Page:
Canola Research Hub
Research Summaries

Improved integrated crop management with beneficial insects

PRINCIPAL INVESTIGATOR:
Lloyd Dosdall,
University of Alberta, Edmonton, AB

CO-PRINCIPAL INVESTIGATORS: Owen Olfert, Agriculture and Agri-Food Canada, Saskatoon, SK, Julie Soroka, AAFC, Saskatoon, SK, Neil Harker, AAFC, Lacombe, AB

COLLABORATORS: Mohammed Bahar, Diana Bekkaoui, Jim Broatch, Cathy Coutu, Dwayne Hegedus, Sadia Munir, Patty Reid

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Diadegma insulare, shown here along with one diamondback moth larvae, are known to sometimes completely terminate diamondback moth outbreaks in Western Canada.

Producers are encouraged to carefully monitor pest and natural enemy populations to make sure insecticide applications are necessary. That’s because, as this study shows, parasitism of diamondback moth larvae and pupae can be relatively high early in the season.

Lloyd Dosdall, entomologist with the University of Alberta, focused this 2010, 2011 and 2012 study on the parasitoids that help keep diamondback moth populations regulated. Parasitoids of diamondback moth are poorly studied  in canola, even though the parasitoid Diadegma insulare is known to sometimes completely terminate diamondback moth outbreaks in Western Canada. Two other parasitoid species – Microplitis plutellae and Diadromus subtilicornis – also attack diamondback moth and sometimes inflict high levels of parasitism. The aim of this project was to develop forecasting strategies to predict abundance levels and distributions for these three parasitoids.

Surveys in Alberta and Saskatchewan determined the parasitoid fauna of diamondback moth in canola, and assessed the levels of parasitism in different sites and ecoregions. Laboratory colonies of diamondback moth and its dominant parasitoid, D. insulare, were established and analysed at the University of Alberta and Agriculture and Agri-Food Canada (AAFC) Research Centre in Saskatoon. Further research at the University of Alberta studied the effect of plant stress on diamondback moth and parasitoid development and fitness.

Field surveys provided some important finds. The first was the discovery of an unknown species of braconid, believed to be Cotesia vestalis. This species appears responsible for a very substantial level of the total parasitism of diamondback moth. Another species, Mesochorus bilineatus, was identified as a primary parasitoid of diamondback moth. Conura sp. was also responsible for a low level of parasitism in central Alberta in 2011.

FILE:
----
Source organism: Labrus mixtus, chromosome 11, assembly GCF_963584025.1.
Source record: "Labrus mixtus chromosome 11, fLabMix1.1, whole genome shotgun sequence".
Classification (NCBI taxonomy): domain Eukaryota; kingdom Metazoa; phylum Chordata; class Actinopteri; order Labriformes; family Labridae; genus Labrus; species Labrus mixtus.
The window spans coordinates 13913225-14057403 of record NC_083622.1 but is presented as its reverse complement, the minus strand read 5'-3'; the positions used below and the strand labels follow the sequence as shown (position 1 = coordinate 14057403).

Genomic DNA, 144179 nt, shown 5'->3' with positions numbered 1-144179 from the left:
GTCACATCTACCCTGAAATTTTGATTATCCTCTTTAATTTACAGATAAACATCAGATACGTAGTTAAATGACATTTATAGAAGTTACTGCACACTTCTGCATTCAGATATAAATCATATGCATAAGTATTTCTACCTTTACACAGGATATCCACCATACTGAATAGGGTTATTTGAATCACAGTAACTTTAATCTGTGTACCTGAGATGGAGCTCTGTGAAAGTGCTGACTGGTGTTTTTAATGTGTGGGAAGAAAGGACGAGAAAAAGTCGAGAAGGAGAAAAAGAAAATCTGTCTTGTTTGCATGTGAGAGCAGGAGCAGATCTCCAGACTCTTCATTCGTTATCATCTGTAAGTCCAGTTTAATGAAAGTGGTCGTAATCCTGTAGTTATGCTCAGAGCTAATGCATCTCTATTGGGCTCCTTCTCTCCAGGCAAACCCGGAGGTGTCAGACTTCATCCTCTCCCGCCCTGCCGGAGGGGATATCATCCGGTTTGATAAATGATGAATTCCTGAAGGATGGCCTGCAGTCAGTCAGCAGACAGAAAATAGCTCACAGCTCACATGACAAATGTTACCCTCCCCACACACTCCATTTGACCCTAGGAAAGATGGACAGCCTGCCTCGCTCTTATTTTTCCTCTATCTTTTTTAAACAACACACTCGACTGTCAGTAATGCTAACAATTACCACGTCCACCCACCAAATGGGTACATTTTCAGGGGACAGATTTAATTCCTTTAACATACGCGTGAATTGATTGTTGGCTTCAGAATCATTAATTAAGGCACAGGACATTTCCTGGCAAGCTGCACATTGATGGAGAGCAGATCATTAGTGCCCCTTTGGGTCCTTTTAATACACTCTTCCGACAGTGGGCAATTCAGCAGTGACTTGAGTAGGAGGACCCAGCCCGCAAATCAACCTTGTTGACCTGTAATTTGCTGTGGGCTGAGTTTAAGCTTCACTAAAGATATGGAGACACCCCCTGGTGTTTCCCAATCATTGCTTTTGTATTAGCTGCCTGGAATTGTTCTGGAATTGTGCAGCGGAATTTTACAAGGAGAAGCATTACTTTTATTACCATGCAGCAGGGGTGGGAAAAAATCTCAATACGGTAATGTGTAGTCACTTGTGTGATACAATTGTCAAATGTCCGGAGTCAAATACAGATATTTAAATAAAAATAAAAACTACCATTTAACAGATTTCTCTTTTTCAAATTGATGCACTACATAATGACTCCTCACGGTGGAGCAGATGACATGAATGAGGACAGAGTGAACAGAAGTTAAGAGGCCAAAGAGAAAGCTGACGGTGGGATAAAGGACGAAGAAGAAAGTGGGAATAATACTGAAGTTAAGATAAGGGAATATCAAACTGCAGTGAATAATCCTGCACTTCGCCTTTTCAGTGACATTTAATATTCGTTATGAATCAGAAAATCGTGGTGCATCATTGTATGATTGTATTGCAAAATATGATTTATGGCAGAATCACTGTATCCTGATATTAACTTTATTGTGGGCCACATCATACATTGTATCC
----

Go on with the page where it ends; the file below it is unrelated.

Parasitoids attack diamondback moth at two life stages: D. insulare, M. plutellae and Cotesia sp. attack larvae, and D. subtilicornis attack pupae. As well, two ichneumonid species Itoplectes quadricingulata (Provencher) and I. conquisitor (Say) – typically pupal parasitoids of leafrollers and other Lepidoptera – emerged from diamondback moth pupae collected in Saskatchewan, a new host record for these parasitoids.

The most efficient approach to monitoring canola for diamondback moth and its parasitoid fauna is to take sweep net samples in production fields. Because populations of moths and parasitoids are not uniformly distributed, several locations within each field should be sampled. No thresholds have been established.

Lab analysis found that diamondback moths were attracted to the sulphur content in canola leaf tissue. For this reason, canola producers should apply recommended levels of sulphur based on soil sample recommendations, and avoid applications that exceed recommended levels, as diamondback moth are attracted to sulphur in plant leaf tissue.

Moisture stress is another factor. When water stress occurs, control of diamondback moth by natural enemies may not be as efficient compared to conditions with sufficient soil moisture levels.

Canola plant density was not linked to distributions of either diamondback moth or its parasitoids.





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